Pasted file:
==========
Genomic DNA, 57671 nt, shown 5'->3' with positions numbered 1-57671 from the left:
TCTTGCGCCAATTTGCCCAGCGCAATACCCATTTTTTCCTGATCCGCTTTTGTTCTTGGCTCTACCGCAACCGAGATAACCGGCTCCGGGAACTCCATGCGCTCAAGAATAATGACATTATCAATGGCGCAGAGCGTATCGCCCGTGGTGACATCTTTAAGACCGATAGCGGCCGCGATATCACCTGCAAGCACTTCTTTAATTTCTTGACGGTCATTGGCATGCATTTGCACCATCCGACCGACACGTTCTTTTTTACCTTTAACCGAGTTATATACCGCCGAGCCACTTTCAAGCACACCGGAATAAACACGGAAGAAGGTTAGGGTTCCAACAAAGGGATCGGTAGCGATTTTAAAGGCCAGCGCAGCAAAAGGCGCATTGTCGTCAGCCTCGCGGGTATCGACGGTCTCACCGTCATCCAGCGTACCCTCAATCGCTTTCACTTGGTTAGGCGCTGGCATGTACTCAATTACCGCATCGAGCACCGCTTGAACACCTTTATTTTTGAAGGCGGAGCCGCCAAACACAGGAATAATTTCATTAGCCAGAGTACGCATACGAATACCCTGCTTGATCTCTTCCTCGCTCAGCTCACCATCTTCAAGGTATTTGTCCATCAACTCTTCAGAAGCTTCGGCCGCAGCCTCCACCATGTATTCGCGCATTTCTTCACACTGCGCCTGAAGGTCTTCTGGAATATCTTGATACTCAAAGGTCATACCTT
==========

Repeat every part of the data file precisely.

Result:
Genomic DNA, 57671 nt, shown 5'->3' with positions numbered 1-57671 from the left:
TCTTGCGCCAATTTGCCCAGCGCAATACCCATTTTTTCCTGATCCGCTTTTGTTCTTGGCTCTACCGCAACCGAGATAACCGGCTCCGGGAACTCCATGCGCTCAAGAATAATGACATTATCAATGGCGCAGAGCGTATCGCCCGTGGTGACATCTTTAAGACCGATAGCGGCCGCGATATCACCTGCAAGCACTTCTTTAATTTCTTGACGGTCATTGGCATGCATTTGCACCATCCGACCGACACGTTCTTTTTTACCTTTAACCGAGTTATATACCGCCGAGCCACTTTCAAGCACACCGGAATAAACACGGAAGAAGGTTAGGGTTCCAACAAAGGGATCGGTAGCGATTTTAAAGGCCAGCGCAGCAAAAGGCGCATTGTCGTCAGCCTCGCGGGTATCGACGGTCTCACCGTCATCCAGCGTACCCTCAATCGCTTTCACTTGGTTAGGCGCTGGCATGTACTCAATTACCGCATCGAGCACCGCTTGAACACCTTTATTTTTGAAGGCGGAGCCGCCAAACACAGGAATAATTTCATTAGCCAGAGTACGCATACGAATACCCTGCTTGATCTCTTCCTCGCTCAGCTCACCATCTTCAAGGTATTTGTCCATCAACTCTTCAGAAGCTTCGGCCGCAGCCTCCACCATGTATTCGCGCATTTCTTCACACTGCGCCTGAAGGTCTTCTGGAATATCTTGATACTCAAAGGTCATACCTT